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120hz gaming... my thoughts on it, not as smooth as I remember CRT

Phusius

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#1
120hz gaming has intrigued me for awhile now. Made the jump two weeks ago to an asus 120hz monitor, colors and backlight bleed are not an issue thank goodness, I am on Splendid mode with contrast at 70

Now the main reason I got this monitor was people saying 120hz has a smooth feel to it... and honestly I can't tell.

I mean I set everything to 120hz in control panel, I can tell my mouse feels smoother in windows or browsing the internet... and I can tell it is a little smoother in games... but honestly its so minimal a difference I think I am just going to sell it and go back down to 60hz... to each his own? :/
 
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#2
The major issue is that all 120Hz LCD's use TN Panels, which are just really poor quality. When the day rolls around that they have 120Hz LCD's using IPS Panels or something equivalent in image quality, Monitors that support 120Hz costing around $300-400 will make sense since you are getting a very high quality product with a lot of benefit. I got a 120Hz LCD because for FPS games it does make a huge difference.
 

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#3
Yeah but a lot of FPS games I play like MW3 online cap out at 90 fps online anyway... so its kind of like well shit. lol

And honestly I have owned IPS before the Yamakasi Catleap had great colors on it, but on Splendid Mode with contrast at 70 this Asus is not far behind in color reproduction... maybe I have an untrained eye or something, but I couldn't notice much difference in games. IPS is nice though I won't lie I could tell the overall colors were better, just not by much
 
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#4
Yeah but a lot of FPS games I play like MW3 online cap out at 90 fps online anyway... so its kind of like well shit. lol
That's because MW3 is a really poorly handled console port.
 

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#5
Can you recommend me some fun FPS games then besides BF3? I tried it and hate it for some reason, I mean I like it overall, but I get my ass handed to me every time and it just is not fun anymore. MW3 kept me around because I have some bad games, but most of the time I am kicking ass. That rewards me to keep returning, heh.

I really want to buy this monitor, but waiting for it to get free ship or go on sale. ASUS VS229H-P Black 21.5" 5ms (GTG) HDMI IPS-Panel...
 
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#6
Can you recommend me some fun FPS games then besides BF3? I tried it and hate it for some reason, I mean I like it overall, but I get my ass handed to me every time and it just is not fun anymore. MW3 kept me around because I have some bad games, but most of the time I am kicking ass. That rewards me to keep returning, heh.

I really want to buy this monitor, but waiting for it to get free ship or go on sale. ASUS VS229H-P Black 21.5" 5ms (GTG) HDMI IPS-Panel...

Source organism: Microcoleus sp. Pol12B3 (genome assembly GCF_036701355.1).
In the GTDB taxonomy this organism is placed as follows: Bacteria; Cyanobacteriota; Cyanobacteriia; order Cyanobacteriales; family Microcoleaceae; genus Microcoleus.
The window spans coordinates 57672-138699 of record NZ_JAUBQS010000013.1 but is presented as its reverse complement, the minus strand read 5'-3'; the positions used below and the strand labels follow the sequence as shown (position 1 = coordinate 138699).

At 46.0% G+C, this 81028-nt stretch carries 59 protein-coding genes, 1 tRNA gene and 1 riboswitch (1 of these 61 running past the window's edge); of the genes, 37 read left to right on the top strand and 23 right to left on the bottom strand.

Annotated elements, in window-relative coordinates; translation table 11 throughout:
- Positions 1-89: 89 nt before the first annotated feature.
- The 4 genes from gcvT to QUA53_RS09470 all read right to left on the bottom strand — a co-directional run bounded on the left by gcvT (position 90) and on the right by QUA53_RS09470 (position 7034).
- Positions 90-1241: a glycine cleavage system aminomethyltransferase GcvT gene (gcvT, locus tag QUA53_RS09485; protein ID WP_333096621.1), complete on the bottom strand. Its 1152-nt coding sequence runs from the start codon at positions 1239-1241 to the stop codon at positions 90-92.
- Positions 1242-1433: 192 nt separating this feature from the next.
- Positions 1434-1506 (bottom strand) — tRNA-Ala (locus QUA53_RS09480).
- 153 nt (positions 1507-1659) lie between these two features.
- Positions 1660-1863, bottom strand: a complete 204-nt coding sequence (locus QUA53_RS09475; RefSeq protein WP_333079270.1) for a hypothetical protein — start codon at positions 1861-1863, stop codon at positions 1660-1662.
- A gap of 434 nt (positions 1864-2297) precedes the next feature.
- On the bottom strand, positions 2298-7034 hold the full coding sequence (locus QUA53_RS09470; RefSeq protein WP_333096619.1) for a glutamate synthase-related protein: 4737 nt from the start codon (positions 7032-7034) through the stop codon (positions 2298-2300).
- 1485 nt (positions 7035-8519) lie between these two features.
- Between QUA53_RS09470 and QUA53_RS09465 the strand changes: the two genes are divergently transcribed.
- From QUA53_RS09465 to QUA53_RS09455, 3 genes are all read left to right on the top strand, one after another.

BF3 is much more fun when you play with friends in a squad. Playing alone in a random server often leads to frustration and much death but it is a much more involving game than MW3 - probably why it is both great fun and also greatly infuriating.
 
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#7
BF3 is much more fun when you play with friends in a squad. Playing alone in a random server often leads to frustration and much death but it is a much more involving game than MW3 - probably why it is both great fun and also greatly infuriating.
The best games tend to strike a balance between Frustration and Fun. There are plenty of solid FPS' that are a lot of fun; Tribes: Ascend (F2P), Blacklight: Retribution (F2P), Borderlands (very fun with friends, and BL2 should be out the end of the summer and will be amazing), Team Fortress 2, Left for Dead 1&2, and Portal 2 all come to mind. Unfortunately since CoD has kind of saturated the market there aren't a lot of high-quality FPS games coming out these days, and very few of them try anything new and interesting. I think a lot of companies that made classic FPS games are going to come back in a big way soon (Epic Games and ID Software namely) since the whole Modern Combat FPS has been beaten to death.
 
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#8
You won't see the difference between 60 and 120 fps.
You will see the difference between 30 and 60 fps.
The main advantage of 120Hz display is better behaviour of double buffered VSYNC.
 

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#9
The major issue is that all 120Hz LCD's use TN Panels, which are just really poor quality. When the day rolls around that they have 120Hz LCD's using IPS Panels or something equivalent in image quality, Monitors that support 120Hz costing around $300-400 will make sense since you are getting a very high quality product with a lot of benefit. I got a 120Hz LCD because for FPS games it does make a huge difference.